The Tasting Panel magazine

September 2013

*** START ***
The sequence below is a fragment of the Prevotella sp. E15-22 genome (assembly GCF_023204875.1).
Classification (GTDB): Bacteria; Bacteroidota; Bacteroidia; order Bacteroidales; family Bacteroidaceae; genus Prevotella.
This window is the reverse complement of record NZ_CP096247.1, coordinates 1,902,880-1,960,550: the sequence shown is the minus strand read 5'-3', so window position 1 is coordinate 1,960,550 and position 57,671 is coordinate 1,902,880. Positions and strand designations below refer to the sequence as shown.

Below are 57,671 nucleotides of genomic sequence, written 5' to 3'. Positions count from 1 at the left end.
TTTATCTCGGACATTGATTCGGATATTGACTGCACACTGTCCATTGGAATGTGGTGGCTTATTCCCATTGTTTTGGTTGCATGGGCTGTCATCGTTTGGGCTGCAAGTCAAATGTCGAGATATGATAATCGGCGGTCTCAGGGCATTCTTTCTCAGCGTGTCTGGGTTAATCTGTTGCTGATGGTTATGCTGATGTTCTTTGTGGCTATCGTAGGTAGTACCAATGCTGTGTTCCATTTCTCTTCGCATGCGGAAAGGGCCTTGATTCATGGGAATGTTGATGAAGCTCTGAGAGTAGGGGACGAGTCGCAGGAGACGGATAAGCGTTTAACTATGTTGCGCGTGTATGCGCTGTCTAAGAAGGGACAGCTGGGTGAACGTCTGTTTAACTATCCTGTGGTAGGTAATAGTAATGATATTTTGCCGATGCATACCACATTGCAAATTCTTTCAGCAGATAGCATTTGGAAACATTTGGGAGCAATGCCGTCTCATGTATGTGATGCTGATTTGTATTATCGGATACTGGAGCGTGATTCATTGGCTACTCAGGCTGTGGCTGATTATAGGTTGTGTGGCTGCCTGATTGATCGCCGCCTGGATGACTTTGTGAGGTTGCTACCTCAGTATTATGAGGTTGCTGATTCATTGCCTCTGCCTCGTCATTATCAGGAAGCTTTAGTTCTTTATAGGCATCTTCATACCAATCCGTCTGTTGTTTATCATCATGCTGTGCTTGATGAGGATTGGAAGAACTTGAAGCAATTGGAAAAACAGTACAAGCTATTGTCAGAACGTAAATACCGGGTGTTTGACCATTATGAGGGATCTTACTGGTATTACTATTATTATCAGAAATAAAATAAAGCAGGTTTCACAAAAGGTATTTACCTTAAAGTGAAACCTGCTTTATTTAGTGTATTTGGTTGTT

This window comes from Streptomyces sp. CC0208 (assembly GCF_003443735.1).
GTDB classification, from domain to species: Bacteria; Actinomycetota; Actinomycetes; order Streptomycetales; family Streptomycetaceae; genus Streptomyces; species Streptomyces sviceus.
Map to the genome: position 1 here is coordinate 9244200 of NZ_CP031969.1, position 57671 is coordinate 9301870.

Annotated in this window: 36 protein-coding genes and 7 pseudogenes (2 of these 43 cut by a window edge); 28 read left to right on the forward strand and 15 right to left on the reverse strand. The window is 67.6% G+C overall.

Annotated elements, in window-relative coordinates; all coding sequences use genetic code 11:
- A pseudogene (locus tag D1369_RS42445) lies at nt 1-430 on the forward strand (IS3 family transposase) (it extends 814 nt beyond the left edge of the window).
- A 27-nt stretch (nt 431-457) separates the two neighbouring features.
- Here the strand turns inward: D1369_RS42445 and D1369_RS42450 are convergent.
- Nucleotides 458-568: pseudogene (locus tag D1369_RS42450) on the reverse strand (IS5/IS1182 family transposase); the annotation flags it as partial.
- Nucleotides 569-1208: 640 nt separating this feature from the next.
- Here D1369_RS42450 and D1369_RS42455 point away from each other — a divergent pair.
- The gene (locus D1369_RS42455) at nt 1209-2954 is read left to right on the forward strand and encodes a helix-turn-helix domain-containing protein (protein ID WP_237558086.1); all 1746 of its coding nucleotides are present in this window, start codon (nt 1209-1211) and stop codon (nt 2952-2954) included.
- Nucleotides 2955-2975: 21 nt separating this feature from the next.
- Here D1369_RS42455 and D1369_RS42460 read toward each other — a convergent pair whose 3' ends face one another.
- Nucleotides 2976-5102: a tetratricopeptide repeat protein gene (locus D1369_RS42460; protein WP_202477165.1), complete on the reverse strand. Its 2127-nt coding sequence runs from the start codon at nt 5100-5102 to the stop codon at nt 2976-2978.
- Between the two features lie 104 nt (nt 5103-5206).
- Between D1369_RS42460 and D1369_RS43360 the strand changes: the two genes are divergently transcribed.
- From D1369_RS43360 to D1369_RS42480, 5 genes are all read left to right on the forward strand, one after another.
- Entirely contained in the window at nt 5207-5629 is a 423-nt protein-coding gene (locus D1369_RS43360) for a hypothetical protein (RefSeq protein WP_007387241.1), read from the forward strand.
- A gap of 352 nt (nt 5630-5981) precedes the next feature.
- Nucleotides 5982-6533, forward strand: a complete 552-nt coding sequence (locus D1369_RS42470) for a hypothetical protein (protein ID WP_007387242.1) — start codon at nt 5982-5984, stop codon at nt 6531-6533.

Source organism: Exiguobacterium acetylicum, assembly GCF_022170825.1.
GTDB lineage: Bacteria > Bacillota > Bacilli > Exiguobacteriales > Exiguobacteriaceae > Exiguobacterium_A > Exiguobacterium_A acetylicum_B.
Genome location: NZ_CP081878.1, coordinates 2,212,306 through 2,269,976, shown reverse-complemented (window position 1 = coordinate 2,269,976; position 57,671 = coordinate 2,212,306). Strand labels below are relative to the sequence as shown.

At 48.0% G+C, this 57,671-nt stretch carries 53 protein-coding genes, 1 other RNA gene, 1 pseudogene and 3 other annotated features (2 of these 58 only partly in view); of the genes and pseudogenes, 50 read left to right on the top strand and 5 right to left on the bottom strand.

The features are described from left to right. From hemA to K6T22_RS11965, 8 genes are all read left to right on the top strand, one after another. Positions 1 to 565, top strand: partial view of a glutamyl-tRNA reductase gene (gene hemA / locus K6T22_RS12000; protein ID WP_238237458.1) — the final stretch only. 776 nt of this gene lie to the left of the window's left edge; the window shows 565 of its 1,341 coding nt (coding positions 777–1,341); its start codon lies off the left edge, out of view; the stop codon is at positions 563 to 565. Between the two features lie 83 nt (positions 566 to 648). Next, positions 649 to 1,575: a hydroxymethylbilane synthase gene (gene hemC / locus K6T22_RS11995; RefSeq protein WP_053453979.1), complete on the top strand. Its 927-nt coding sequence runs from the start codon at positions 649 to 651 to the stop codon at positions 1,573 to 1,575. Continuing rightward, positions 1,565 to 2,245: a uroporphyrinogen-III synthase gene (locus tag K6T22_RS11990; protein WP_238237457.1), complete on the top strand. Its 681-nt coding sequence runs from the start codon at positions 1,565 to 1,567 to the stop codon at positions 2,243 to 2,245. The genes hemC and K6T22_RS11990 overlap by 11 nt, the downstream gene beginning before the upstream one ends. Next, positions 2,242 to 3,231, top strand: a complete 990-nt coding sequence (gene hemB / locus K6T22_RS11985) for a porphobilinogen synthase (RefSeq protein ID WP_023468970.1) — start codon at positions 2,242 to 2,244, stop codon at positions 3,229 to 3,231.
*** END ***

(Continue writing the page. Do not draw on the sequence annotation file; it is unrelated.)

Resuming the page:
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In Pursuit of Minerality story and photos by Randy Caparoso SOMMS HEAD FOR THE VINEYARD TO DISCOVER THE SOURCE OF MINERAL QUALITIES IN WINE Thomas Fogarty Winery winemaker Nathan Kandler with sommelier Nikki Schaeffer of TAG Restaurant in Denver, tasting in the Thomas Fogarty estate vineyards. W hen you become a sommelier and are privy to tastings of wines from around the world, you invariably develop an increased appreciation for wines that "taste of a place"—or as the French say, terroir. The current obsession with concepts like "balance" in lieu of sensations associated with oak, overripe fruit, alcohol or other excesses is really an expression of all of our longings for wines that taste more like where they are grown, rather than what happens when growers and winemakers intervene. But what of the taste in certain wines commonly described as minerality—is this part of terroir, too? It is, but not in the way you may think. Chablis in France, for instance, is often described as having a chalky-minerally taste, complementing fruit-related sensations of lemon and apple. The Loire's Pouilly-Fumé is often described as flinty, and Rieslings from Germany's Mosel-Saar-Ruwer are associated with a whole range of mineral sensations, from slate to flint and petroleum. The common assumption is that such mineral sensations are derived directly from the soil in regions such as Chablis, Pouilly-Fumé and Mosel-Saar-Ruwer. "Bullshit," I once heard Santa Barbara winemaker Peter Cargasacchi say. "Vines do not have the capacity to uptake the taste of minerals through root systems. That's been proven over and over again." So if not from the actual earth, where does the taste of minerals in wines come from? Here's the scoop: More and more scientists are agreeing with Cargasacchi's empirical take—that the tiny amounts of dissolved ions typically absorbed by vine roots in the ground are never sufficient to contribute perceptible sensations of minerality in wines. But it is no coincidence that mineral sensations tend to be stronger in wines grown in colder climates, where grapes retain higher natural acidity. "Minerality," in other words, is a byproduct of total acidity and pH, not soil. In a recent tour of Santa Cruz Mountains organized for 30 sommeliers from across the country, we set out to demonstrate just that at Thomas Fogarty Winery, which grows Chardonnay in four separate estate vineyards, at 1,700- to 2,000-foot elevations. All four vineyards were planted in the early 1980s on similar trellis systems, all to the same clone of Chardonnay (U.C. Davis FPS 04), and all vinified the same way (native yeast barrel fermented, utilizing very little new oak). Sommelier Christopher Sawyer of Carneros Bistro & Wine Bar in Sonoma and wine journalist Elaine Brown taste Chardonnays in Thomas Fogarty's estate vineyards. Christopher Sawyer of Sonoma's Carneros Bistro shared these thoughts on our walk through these Chardonnay plantings: "For a true wine geek, the tasting of four separate bottlings of Clone 4 Chardonnay from Fogarty's four vineyard blocks was a favorite moment—each wine fantastic and distinctively different, based just upon degrees of sun exposure, slope and vine age." No question, the Chardonnays from Thomas Fogarty's two coolest, slower-ripening sites (named Portola Springs and Albutom Estate) tasted more distinctly of minerals, like "wet stones." Whereas the two warmer sites (Langley Hill and Damiana Vineyard) tasted more of exotic fruit, like pineapple-towards-peach, with very little minerality. On the palate, the higher acid Chardonnays coming from Thomas Fogarty's two cooler sites also correlated with increased minerality. Tasting, as always, is believing—especially when you have the opportunity to taste in vineyards where wines are grown! 34  /  the tasting panel  /  september 2013 TP0913_034-62.indd 34 8/22/13 9:21 PM

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